There's an interesting read in today's Washington Post by former CIA Officer John Brennan, former Director of the National Counterterrorism Center. Mr. Brennan notes that Osama bin Laden's days are probably numbered, but his "vision" will likely live on after his demise. He argues that the U.S. should re-double its efforts to "get" the Al Qaeda leader, to destroy the myth of his invincibility. Brennan also observes that the U.S. and its allies have no real plan for countering bin Laden's vision, which has attracted followers across the Muslim world.
I will agree with Brennan's theory--up to a point. He observes that bin Laden is "securely hibernating" somewhere along the Afghan-Pakistan border, deriving warmth from such developments as Hamas's recent victory in the Palestinian elections, Islamist violence in Europe, and the recent cartoon riots around the globe. According to Brennan, this proves that bin Laden is advancing his dream of global domination by an Islamic caliphate.
There's only one problem with that scenario. Bin Laden moved into seclusion because he had to; his once-secure compounds in Afghanistan are now under control of the U.S. military or Afghan security forces. The increasing isolation of the Al Qaeda leader has forced the organization to adopt a de-centralized approach to jihad, with local cells assuming a far greater role in planning and conducting attacks. While this approach has produced some tactical victories (notably the transit bombings in London and Madrid), it is not likely to replicate the success of 9-11. As we've argued in the past, bin Laden must, at some point, prove capable of staging another "spectacular" to ensure continued financial support for his cause. Over the past year, there has been some grumbling within Al Qaeda ranks that the movement is losing steam, and that hte organization must mount another large-scale operation to keep the base energized and expanding. Shuttling between caves and mud huts makes that process infinitely more difficult.
Additionally, the security of bin Laden's hiberation site is increasingly in jeopardy. Recent drone attacks that killed senior Al Qaida operatives are evidence that the intelligence net is slowly tightening around bin Laden, and his deputy, Ayman al-Zawahiri. A respected British security firm recently predicted that bin Laden, Zawahiri (or both) will be killed or captured this year. I'm not quite as optimistic in my forecast, but bin Laden's "hibernation" is clearly a sign of success in the War on Terror.
Regarding bin Laden's "vision," I share Mr. Brennan's concern about our inability to counter Al Qaeda's propaganda) in the mainstream media and on the internet. We've written at length about the "information war" for hearts and minds in the Middle East, a conflict where we appear to be fighting a losing battle. But I disagree with Brennan's central thesis, that we have failed to advance an alternative " vision for the Islamic World. By liberating Iraq and Afghanistan, we have provided a different model for 50 million people that once lived under repression. And, the model seems to be working to some degree. Democracy in Afghanistan has been a success, despite a slight resurgence by the Taliban. Bin Laden's former hosts have been largely reduced to mounting IED attacks against Afghan government and NATO troops, because their other military and political strategies have failed miserably.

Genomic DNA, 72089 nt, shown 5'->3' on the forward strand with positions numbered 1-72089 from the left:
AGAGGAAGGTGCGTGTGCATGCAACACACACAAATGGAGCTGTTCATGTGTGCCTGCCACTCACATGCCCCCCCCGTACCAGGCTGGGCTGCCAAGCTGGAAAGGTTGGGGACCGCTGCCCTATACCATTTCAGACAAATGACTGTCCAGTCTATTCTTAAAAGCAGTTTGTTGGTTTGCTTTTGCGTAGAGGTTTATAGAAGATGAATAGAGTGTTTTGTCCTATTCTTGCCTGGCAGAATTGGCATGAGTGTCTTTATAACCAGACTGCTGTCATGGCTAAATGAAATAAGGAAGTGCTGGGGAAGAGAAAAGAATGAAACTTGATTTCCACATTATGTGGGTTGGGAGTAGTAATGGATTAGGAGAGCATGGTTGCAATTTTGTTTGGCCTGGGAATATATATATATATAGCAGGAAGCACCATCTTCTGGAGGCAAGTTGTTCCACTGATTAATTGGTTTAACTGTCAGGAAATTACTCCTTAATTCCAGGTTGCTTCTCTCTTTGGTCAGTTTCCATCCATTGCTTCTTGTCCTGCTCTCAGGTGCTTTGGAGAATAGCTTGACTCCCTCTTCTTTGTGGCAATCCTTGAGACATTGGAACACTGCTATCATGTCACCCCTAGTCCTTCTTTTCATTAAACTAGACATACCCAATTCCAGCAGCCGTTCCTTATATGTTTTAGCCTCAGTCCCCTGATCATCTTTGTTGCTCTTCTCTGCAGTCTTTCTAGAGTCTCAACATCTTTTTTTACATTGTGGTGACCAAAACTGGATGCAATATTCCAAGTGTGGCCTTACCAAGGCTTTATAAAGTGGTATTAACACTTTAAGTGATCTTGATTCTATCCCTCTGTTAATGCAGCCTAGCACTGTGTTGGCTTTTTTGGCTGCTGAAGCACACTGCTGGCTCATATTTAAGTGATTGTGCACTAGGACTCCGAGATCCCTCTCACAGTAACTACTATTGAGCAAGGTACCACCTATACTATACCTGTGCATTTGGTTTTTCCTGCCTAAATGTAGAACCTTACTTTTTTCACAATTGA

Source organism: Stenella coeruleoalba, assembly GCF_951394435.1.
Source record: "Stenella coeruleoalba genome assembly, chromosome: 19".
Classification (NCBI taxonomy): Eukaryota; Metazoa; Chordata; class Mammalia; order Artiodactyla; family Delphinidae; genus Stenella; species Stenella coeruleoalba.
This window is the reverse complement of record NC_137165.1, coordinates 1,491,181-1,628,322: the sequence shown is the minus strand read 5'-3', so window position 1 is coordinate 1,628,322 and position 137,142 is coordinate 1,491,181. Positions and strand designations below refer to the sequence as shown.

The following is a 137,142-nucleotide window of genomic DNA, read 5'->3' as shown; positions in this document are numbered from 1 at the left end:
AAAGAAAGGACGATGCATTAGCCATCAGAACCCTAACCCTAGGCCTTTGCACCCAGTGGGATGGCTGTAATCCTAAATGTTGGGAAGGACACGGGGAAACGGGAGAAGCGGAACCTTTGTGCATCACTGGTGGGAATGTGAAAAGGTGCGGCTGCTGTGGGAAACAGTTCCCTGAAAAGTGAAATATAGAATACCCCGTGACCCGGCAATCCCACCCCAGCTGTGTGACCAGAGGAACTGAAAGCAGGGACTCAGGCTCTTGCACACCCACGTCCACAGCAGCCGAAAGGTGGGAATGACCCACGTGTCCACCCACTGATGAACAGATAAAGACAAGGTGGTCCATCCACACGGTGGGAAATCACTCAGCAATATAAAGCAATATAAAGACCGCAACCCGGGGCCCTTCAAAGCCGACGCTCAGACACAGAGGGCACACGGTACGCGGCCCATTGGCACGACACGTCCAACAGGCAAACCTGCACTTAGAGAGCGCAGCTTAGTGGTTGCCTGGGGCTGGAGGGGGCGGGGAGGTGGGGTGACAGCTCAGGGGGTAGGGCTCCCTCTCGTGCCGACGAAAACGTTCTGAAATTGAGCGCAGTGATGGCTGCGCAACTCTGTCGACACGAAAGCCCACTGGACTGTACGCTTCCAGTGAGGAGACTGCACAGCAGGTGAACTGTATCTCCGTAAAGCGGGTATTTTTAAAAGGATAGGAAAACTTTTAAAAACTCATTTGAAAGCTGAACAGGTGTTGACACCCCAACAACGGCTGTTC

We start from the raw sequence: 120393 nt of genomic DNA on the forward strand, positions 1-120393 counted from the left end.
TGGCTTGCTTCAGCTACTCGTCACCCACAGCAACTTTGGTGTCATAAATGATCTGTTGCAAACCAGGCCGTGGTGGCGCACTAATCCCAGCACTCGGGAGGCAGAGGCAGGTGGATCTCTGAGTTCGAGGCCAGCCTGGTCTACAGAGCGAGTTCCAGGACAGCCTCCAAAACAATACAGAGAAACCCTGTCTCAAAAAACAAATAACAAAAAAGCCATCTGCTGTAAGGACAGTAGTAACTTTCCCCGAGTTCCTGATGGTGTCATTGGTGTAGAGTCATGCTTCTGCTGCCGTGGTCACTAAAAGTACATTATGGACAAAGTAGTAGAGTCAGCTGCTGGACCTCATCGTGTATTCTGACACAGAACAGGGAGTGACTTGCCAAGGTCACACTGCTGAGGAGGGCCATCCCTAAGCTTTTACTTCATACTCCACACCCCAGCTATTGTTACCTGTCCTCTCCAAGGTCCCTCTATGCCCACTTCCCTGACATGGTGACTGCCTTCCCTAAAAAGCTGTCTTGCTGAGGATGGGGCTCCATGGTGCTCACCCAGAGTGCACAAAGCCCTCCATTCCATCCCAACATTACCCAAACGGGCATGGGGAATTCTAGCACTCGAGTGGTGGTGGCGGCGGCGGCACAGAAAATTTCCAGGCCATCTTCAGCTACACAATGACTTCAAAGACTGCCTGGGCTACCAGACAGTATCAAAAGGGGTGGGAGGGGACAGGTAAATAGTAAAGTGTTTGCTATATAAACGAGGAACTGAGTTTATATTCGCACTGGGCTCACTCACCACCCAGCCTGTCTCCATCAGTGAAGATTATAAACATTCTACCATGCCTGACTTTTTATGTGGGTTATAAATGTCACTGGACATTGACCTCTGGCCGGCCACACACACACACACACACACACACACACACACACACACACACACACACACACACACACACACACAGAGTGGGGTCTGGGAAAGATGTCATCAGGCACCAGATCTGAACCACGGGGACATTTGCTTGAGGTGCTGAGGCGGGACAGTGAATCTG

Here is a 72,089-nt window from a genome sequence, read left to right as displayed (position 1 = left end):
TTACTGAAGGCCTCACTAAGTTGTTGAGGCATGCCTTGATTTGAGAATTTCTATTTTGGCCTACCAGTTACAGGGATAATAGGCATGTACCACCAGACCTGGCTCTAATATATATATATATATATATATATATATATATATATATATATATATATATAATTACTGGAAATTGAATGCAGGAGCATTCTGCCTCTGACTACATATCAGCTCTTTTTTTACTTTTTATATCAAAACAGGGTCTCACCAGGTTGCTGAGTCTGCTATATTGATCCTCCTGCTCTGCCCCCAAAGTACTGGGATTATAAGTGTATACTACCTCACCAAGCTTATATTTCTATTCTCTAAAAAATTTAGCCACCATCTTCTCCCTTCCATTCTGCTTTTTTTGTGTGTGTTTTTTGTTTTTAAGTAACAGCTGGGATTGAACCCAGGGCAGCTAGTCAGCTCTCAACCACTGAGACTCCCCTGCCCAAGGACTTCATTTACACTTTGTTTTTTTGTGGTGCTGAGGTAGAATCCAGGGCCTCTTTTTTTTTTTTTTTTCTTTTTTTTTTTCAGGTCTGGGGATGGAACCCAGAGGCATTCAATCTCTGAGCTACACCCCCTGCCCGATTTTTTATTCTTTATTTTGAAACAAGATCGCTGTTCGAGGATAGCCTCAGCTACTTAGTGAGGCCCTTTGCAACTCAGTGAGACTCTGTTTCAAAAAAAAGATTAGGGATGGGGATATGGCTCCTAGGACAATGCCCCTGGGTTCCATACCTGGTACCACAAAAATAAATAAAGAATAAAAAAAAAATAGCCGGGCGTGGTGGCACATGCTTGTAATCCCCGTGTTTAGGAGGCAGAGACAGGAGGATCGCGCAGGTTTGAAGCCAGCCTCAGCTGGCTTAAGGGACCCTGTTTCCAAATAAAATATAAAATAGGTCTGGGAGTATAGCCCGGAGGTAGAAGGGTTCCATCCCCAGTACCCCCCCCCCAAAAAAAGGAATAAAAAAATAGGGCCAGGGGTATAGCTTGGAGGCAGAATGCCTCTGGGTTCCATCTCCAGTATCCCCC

In Iraq, the insurgency remains a serious problem, and last week's wave of sectarian violence revealed problems with Iraqi police and Interior Ministry security teams. But the new Iraqi Army performed well, and the overwhelming majority of the populace resisted calls for civil war, obeyed the curfews, and rode out the crisis. Iraq's political and religious leaders also demonstrated a willingness to work together, although some of those relationships are contentious at best.
As demonstrated in Iraq and Afghanistan, there is a viable alterntative to bin Laden's 8th century social and political model. But communicating that vision is often as imporatant as all the humanitarian aid and infrastructure projects we funding across the Middle East. Our inability to communicate our messages of democracy and opportunity gives hope to bin Laden, who has little trouble in articulating his brand of Islamofacism.